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Emergency dredging of the channel is now underway – but there is no firm completion date. Emergency dredging of the channel is now underway – but there is no firm completion date. Featured
24 September 2018 Posted by 


Businesses fed up with channel inaction
SO, the emergency dredging of the Ettalong channel, which has now been closed for months, is about half-way through.

And the State government has coughed up just over $1.2M, to be matched dollar for dollar by Central Coast Council, for the development of a long-term plan to prevent siltation of the vital waterway. That’s good news, right?
Not really, according to a meeting of more than 300 businesspeople and residents held on September 18 at Diggers Ettalong.
Businesses in Ettalong and surrounding suburbs, fed up with the huge financial impact of the channel closure, say things just aren’t happening quickly enough and communication on where matters stand is muddy.
The emergency dredge, funded to the tune of $660,000 by the state government, is still ongoing, with a completion date likely in the next few months, but the rate of work at the discretion of the contractor.
Plan is unclear
And just how the combined funding pool of $2.4M is to be used to come up with a long-term plan is unclear.
The siltation of the channel has been a major bone of contention for many years, with the former Gosford Council (and now Central Coast Council) firm in the view that keeping the channel open should be the responsibility of the State government.
Twice in recent years, it has taken the closure of the channel for the council to match the government dollar for dollar in dredging operations.
And the business community in and around Ettalong wants to make sure firm plans are put in place to prevent another closure in the future.
Diggers CEO Bill Jackson said it was disappointing that State government representatives weren’t on hand to provide an update on the emergency dredging at the meeting.
“It became abundantly clear that there is very little information available about the current state of play,” Mr Jackson said.
And while Mayor Jane Smith welcomed the State government funding under the Rescuing Our Waterways program, she said council’s $1.225M share was not included in this year’s budget and would “need to be found in other areas”.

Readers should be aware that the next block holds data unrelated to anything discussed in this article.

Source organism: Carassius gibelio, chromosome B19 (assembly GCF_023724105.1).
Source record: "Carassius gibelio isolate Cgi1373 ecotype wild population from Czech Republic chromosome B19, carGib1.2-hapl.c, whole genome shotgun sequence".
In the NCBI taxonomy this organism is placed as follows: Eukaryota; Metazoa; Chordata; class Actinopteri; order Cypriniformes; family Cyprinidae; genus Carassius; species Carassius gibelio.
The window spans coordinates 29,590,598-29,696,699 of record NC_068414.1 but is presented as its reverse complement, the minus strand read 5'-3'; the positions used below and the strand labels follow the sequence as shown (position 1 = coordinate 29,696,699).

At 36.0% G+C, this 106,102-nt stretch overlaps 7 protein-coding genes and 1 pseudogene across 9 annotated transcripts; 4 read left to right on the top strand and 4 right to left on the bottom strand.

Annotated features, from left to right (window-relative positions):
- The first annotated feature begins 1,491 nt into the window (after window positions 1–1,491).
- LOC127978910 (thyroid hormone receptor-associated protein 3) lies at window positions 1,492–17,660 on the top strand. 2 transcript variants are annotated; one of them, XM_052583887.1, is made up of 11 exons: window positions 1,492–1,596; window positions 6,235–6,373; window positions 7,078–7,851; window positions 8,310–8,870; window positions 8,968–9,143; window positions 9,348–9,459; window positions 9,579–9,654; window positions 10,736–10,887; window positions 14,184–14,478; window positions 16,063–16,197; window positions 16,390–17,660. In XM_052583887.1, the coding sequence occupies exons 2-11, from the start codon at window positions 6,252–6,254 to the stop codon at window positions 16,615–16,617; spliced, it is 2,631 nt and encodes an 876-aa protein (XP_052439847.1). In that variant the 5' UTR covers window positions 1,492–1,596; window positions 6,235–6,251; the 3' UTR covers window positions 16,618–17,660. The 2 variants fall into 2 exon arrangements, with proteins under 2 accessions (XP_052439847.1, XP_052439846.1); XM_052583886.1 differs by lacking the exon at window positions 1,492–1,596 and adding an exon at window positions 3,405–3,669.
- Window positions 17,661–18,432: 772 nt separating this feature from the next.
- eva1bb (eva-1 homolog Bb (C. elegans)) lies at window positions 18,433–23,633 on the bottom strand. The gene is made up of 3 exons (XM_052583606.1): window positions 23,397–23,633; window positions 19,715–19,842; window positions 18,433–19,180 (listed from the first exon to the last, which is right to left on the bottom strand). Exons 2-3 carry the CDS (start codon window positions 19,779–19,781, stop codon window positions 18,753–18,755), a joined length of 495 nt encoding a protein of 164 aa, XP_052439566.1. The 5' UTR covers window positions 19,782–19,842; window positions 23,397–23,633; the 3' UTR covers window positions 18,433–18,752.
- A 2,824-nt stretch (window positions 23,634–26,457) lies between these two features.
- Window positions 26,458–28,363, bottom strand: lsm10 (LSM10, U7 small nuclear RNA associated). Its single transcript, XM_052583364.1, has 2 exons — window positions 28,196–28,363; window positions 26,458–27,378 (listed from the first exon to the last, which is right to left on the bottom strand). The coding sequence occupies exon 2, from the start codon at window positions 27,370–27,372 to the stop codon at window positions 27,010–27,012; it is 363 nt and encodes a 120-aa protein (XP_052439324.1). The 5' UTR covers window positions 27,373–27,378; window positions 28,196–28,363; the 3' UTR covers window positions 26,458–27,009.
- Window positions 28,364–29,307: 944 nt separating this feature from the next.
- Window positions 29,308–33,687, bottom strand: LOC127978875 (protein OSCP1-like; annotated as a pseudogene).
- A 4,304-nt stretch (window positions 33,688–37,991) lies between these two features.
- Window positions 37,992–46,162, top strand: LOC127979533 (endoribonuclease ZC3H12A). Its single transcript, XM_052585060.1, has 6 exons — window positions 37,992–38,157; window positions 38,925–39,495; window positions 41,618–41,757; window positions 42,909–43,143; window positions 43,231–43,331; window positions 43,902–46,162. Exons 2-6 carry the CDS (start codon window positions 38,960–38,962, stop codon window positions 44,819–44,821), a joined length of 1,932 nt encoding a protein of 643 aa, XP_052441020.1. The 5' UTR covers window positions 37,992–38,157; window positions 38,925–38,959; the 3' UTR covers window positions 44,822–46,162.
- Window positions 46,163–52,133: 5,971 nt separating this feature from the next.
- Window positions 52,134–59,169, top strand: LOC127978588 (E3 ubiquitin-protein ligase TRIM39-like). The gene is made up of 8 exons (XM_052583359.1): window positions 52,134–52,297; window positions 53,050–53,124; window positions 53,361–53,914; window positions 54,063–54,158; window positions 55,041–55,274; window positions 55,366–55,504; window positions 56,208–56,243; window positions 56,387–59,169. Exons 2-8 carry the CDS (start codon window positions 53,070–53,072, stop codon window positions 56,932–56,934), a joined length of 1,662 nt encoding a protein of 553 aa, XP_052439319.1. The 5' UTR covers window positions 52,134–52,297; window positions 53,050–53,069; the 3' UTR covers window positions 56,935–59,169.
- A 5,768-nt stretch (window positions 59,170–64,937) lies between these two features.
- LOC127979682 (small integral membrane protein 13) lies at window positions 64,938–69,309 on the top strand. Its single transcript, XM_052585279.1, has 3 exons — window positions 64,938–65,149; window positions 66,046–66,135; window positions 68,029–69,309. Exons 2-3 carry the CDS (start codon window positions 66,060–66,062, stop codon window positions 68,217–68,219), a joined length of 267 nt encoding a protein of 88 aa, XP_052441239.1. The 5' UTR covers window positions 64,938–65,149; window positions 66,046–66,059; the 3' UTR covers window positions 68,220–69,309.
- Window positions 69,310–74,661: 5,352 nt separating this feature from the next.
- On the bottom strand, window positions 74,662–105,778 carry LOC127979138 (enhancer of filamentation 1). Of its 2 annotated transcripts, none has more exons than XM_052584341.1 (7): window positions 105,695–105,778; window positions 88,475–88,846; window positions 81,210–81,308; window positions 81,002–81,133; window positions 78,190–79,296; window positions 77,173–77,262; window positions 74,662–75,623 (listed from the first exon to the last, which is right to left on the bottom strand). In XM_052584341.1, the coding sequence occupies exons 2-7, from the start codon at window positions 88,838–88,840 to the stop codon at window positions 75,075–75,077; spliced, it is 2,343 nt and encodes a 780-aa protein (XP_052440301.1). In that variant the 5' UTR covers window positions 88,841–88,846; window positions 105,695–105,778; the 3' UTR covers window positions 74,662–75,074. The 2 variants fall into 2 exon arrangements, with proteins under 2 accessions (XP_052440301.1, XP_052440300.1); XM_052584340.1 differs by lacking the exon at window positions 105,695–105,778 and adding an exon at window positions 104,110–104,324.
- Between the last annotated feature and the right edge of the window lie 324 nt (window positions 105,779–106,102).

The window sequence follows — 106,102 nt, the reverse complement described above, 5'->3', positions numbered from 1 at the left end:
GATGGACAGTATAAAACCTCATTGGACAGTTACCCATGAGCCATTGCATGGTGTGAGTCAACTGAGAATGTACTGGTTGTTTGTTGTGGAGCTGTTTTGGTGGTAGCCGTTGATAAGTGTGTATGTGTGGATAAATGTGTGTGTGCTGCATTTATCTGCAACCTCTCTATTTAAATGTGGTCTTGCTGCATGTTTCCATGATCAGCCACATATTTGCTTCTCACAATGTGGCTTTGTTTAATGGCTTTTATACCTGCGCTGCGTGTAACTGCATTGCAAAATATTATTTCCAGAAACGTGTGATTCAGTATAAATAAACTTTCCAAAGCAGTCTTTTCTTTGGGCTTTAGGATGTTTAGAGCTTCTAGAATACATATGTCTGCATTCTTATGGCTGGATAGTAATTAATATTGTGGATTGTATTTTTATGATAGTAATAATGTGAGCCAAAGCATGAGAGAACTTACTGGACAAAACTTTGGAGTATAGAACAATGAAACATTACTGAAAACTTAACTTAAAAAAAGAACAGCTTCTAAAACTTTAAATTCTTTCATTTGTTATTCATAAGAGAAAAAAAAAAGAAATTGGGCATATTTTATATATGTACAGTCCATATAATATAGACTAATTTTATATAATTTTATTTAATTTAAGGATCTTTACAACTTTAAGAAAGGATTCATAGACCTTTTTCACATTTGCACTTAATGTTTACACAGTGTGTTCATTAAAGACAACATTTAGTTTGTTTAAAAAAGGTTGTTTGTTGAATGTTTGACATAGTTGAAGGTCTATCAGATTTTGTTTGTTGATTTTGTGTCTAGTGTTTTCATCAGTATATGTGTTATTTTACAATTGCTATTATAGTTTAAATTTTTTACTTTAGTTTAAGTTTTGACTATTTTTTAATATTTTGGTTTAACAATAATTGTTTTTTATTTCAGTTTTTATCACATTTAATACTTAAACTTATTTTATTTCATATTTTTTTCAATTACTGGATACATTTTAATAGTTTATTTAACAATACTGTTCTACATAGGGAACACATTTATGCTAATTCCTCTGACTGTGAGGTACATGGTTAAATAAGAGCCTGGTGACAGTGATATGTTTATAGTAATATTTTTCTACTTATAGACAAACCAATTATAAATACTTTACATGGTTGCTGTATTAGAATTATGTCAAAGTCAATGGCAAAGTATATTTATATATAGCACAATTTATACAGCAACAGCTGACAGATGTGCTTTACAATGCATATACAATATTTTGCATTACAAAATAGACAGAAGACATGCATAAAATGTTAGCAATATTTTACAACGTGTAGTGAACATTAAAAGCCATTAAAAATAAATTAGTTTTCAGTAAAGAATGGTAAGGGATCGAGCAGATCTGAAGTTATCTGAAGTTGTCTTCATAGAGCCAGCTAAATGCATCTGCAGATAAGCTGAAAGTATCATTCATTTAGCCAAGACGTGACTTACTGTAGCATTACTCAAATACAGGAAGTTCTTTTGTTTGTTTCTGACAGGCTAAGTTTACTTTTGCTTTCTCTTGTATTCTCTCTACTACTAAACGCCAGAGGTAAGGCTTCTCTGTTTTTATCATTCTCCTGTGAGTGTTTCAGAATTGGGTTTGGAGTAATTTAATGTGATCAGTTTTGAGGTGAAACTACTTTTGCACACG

“The devil is in the detail of how best to undertake this dredging exercise in cooperation with the State Government and how we will now use the sand to renourish nearby beaches,” Cr Smith said.
“We are willing to work through a long-term solution for our community.”
Long term solution
Mr Jackson said plans for a long-term solution to the regular siltation of the channel needed to be more concrete.
The meeting called on the council and the State government to work on a sustainable long-term plan for keeping the channel clear and preserving beaches fronting Broken Bay and Ettalong Channel, informed by professional hydrographic analysis.
It also demanded the two tiers of government devise and communicate a clear scope of works for the emergency dredge and longer-term maintenance and that they engage service providers who would work efficiently and communicate progress.
It called for the establishment of a steering group or stakeholder forum to communicate plans, actions and results and receive feedback accordingly.
In other words, the community wants clear communication on just how the $2.4M of council and government funding is going to be spent to provide a permanent solution.
Even Robertson Federal Liberal MP Lucy Wicks has bought into the debate, urging the State government and Central Coast Council to “do whatever it takes to solve this issue now”.
“I am calling for additional funding and ongoing consultation with our local community until the dredging is done. Enough is enough. Let's get it done,” Mrs Wicks told Federal parliament.



Michael Walls
P: 0407 783 413
E: Michael@accessnews.com.au

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Central Coast Business Access (CCBA) covers the business and community issues of the NSW Central Coast region. CCBA is a prime media source for connecting with the pulse of the region and tapping into it's vast opportunities.